‘Judas and the Black Messiah’: A fresh outlook on the rise of the Black Panther Party

Illustration by Ariel Walter | The Signal

A war between Black people and law enforcement consummates in the bloodshed of innocent bystanders fighting for a cause. The Black Panther Party organized and echoed throughout history in the film “Judas and the Black Messiah” as the rise and fall of party leader Fred Hampton, played by Daniel Kaluuya, are brought to life on the big screen.

The Black Panthers have received a very troubling representation by the media since their formation in 1966. Most Americans associate them with terrorist-style tactics that exacerbated violence and racial separatism. This understanding is then opposed by Dr. Martin Luther King Jr’s standard depiction as a peaceful civil rights activist and martyr for the people.

“Judas and the Black Messiah” takes this belief and provides audiences with an entirely new perspective on the Black Panthers and their association with the FBI. Director Shaka King delves deep into the true motives and charity the Black Panthers and many other Black political parties offered during the civil rights movement. Yet, in all of the film’s beauty, its dark undertones are delineated through the portrayal of Black-on-Black crime.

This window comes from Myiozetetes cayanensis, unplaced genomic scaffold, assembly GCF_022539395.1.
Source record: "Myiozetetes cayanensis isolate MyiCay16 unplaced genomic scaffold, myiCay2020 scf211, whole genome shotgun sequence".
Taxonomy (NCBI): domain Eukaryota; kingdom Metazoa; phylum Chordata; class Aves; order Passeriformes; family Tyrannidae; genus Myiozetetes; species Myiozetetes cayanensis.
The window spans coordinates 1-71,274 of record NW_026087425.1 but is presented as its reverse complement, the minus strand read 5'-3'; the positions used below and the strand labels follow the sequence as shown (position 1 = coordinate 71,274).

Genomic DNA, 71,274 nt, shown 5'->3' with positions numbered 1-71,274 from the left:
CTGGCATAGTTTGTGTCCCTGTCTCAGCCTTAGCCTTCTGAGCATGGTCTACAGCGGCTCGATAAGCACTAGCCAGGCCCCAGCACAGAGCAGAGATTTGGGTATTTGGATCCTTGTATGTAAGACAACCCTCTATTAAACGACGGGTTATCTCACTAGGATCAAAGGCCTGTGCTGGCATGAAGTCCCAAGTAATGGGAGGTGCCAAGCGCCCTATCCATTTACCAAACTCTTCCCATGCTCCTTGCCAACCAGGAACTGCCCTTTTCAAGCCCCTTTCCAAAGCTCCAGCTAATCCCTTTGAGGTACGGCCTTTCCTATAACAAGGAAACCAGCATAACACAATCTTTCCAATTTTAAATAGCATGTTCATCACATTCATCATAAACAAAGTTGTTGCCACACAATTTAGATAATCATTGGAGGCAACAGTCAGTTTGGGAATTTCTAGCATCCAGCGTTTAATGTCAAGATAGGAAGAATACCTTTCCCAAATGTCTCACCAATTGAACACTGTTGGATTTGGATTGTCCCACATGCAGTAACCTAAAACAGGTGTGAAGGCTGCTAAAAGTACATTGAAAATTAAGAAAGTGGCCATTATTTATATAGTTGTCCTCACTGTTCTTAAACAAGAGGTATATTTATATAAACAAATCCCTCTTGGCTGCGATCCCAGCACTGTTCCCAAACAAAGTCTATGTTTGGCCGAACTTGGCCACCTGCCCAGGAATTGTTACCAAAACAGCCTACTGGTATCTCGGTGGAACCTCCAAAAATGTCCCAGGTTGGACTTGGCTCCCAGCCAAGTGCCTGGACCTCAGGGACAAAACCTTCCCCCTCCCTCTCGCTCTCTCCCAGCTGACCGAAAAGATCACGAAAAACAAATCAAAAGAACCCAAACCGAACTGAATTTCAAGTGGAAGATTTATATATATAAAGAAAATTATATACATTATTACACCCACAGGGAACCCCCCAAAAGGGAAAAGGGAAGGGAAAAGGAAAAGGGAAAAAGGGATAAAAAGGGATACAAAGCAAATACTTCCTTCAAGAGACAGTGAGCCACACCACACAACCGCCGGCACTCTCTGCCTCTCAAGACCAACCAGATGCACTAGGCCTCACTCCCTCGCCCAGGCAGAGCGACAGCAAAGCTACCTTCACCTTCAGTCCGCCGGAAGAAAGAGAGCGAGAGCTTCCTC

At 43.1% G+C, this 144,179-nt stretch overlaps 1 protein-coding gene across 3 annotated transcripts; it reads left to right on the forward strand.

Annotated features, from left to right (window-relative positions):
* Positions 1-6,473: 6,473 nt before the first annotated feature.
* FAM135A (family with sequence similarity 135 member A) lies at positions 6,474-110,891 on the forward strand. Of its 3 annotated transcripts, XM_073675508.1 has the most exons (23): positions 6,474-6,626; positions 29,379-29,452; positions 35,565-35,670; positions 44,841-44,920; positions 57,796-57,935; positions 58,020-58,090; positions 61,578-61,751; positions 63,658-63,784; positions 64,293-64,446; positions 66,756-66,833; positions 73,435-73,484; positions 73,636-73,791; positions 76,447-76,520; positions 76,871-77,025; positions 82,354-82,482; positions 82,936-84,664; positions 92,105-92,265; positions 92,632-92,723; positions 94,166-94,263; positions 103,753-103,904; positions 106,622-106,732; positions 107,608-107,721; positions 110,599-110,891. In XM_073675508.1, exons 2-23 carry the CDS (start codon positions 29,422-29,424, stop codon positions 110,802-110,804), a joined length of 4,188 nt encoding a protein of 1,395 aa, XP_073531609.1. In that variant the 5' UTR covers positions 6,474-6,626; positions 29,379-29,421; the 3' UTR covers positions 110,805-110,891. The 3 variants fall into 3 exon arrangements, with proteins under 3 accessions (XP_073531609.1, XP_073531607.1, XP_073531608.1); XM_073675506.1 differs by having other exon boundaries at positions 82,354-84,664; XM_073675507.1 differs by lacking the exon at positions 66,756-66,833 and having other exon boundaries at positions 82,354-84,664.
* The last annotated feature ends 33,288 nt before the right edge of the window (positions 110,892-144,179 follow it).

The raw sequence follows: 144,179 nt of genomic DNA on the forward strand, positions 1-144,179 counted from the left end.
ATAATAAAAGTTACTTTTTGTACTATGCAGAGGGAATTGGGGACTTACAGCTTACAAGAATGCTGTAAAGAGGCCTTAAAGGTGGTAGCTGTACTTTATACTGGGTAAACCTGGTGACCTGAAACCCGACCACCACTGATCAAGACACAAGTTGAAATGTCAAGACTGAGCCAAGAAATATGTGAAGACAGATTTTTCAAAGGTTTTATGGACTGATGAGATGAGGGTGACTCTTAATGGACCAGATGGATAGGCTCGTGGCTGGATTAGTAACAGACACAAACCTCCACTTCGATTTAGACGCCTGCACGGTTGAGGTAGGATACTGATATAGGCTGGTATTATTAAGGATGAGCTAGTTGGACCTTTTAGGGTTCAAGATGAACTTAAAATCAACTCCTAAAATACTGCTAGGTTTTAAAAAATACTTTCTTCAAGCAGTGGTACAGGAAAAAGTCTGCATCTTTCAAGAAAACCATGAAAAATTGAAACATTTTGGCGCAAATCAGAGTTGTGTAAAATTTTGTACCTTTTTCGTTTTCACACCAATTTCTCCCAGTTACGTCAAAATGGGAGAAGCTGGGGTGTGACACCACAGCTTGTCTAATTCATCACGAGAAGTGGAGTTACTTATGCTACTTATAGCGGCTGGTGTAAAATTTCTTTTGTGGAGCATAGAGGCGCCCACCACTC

A central theme the film illustrates is law enforcement’s brutal tactics against Black people. However, this historical notion is not the real takeaway from the film. As we start to understand Fred Hampton’s relationship with fellow party member and friend William O’Neil (LaKeith Stanfield), we see that the real issue that broke apart the Black Panther Party stemmed from its own members’ misgivings with….

William O’Neil’s character is fascinating because the FBI offered him a plea deal to infiltrate the Black Panther Party and gather intelligence on Chairman Fred Hampton. His character embodies the awareness of Black-on-Black crime within the civil rights movement and its devastating effects on the Black community.

The film then touches on other Black political parties within the city fighting for the same cause. However, each of these groups were separated by violence and hatred toward each other. The film identifies this to display even more hatred within the Black community, creating setbacks toward the movement.

This anger is later turned into the probable cause as the political parties decide to unite against their common enemy. They created a sense of poetic justice within the Black community as their animosity turned into respect for one another.

“Judas and the Black Messiah” deals heavily with the issue of police brutality and can be drawn upon with the problems facing Black people in modern society. With the recent death of George Floyd and the rise of the political movement “Black Lives Matter,” films of this subject matter are ever so important right now.